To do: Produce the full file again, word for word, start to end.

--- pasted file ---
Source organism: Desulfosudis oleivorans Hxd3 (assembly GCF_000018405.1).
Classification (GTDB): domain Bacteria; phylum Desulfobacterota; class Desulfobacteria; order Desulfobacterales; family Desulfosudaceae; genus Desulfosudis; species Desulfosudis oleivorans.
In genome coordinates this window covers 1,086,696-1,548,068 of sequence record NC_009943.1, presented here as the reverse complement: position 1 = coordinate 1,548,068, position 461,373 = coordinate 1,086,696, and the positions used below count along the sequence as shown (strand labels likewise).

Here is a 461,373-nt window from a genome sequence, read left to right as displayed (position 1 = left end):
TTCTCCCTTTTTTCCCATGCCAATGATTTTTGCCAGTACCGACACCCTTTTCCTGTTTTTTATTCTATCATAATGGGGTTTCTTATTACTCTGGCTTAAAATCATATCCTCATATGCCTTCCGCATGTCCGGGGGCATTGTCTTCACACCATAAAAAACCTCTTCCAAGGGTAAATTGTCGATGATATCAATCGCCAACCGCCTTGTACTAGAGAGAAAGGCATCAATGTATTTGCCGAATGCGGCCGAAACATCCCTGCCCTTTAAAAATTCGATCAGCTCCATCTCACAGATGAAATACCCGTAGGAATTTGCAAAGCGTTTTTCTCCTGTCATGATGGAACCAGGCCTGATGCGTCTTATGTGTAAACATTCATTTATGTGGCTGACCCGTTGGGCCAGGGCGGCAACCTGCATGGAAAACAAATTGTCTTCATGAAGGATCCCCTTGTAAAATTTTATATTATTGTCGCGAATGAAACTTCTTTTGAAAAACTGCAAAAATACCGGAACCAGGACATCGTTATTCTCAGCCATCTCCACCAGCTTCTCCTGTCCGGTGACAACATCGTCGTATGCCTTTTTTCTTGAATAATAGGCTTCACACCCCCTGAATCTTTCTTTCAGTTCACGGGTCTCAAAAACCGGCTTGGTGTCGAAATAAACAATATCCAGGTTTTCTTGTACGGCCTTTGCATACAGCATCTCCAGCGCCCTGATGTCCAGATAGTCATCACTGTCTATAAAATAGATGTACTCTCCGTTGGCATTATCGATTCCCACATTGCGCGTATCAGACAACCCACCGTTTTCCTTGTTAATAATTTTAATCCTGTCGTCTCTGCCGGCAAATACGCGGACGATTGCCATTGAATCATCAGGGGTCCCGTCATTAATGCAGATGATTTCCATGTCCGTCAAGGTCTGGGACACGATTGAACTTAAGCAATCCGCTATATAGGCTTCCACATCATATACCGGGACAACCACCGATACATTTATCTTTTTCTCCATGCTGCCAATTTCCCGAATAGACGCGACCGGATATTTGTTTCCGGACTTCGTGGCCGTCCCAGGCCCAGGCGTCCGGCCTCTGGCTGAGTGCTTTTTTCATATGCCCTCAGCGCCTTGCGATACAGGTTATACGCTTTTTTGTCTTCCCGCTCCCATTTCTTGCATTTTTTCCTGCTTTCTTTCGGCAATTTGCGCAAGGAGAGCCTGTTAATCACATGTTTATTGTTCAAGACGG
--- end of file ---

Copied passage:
Source organism: Desulfosudis oleivorans Hxd3 (assembly GCF_000018405.1).
Classification (GTDB): domain Bacteria; phylum Desulfobacterota; class Desulfobacteria; order Desulfobacterales; family Desulfosudaceae; genus Desulfosudis; species Desulfosudis oleivorans.
In genome coordinates this window covers 1,086,696-1,548,068 of sequence record NC_009943.1, presented here as the reverse complement: position 1 = coordinate 1,548,068, position 461,373 = coordinate 1,086,696, and the positions used below count along the sequence as shown (strand labels likewise).

Here is a 461,373-nt window from a genome sequence, read left to right as displayed (position 1 = left end):
TTCTCCCTTTTTTCCCATGCCAATGATTTTTGCCAGTACCGACACCCTTTTCCTGTTTTTTATTCTATCATAATGGGGTTTCTTATTACTCTGGCTTAAAATCATATCCTCATATGCCTTCCGCATGTCCGGGGGCATTGTCTTCACACCATAAAAAACCTCTTCCAAGGGTAAATTGTCGATGATATCAATCGCCAACCGCCTTGTACTAGAGAGAAAGGCATCAATGTATTTGCCGAATGCGGCCGAAACATCCCTGCCCTTTAAAAATTCGATCAGCTCCATCTCACAGATGAAATACCCGTAGGAATTTGCAAAGCGTTTTTCTCCTGTCATGATGGAACCAGGCCTGATGCGTCTTATGTGTAAACATTCATTTATGTGGCTGACCCGTTGGGCCAGGGCGGCAACCTGCATGGAAAACAAATTGTCTTCATGAAGGATCCCCTTGTAAAATTTTATATTATTGTCGCGAATGAAACTTCTTTTGAAAAACTGCAAAAATACCGGAACCAGGACATCGTTATTCTCAGCCATCTCCACCAGCTTCTCCTGTCCGGTGACAACATCGTCGTATGCCTTTTTTCTTGAATAATAGGCTTCACACCCCCTGAATCTTTCTTTCAGTTCACGGGTCTCAAAAACCGGCTTGGTGTCGAAATAAACAATATCCAGGTTTTCTTGTACGGCCTTTGCATACAGCATCTCCAGCGCCCTGATGTCCAGATAGTCATCACTGTCTATAAAATAGATGTACTCTCCGTTGGCATTATCGATTCCCACATTGCGCGTATCAGACAACCCACCGTTTTCCTTGTTAATAATTTTAATCCTGTCGTCTCTGCCGGCAAATACGCGGACGATTGCCATTGAATCATCAGGGGTCCCGTCATTAATGCAGATGATTTCCATGTCCGTCAAGGTCTGGGACACGATTGAACTTAAGCAATCCGCTATATAGGCTTCCACATCATATACCGGGACAACCACCGATACATTTATCTTTTTCTCCATGCTGCCAATTTCCCGAATAGACGCGACCGGATATTTGTTTCCGGACTTCGTGGCCGTCCCAGGCCCAGGCGTCCGGCCTCTGGCTGAGTGCTTTTTTCATATGCCCTCAGCGCCTTGCGATACAGGTTATACGCTTTTTTGTCTTCCCGCTCCCATTTCTTGCATTTTTTCCTGCTTTCTTTCGGCAATTTGCGCAAGGAGAGCCTGTTAATCACATGTTTATTGTTCAAGACGG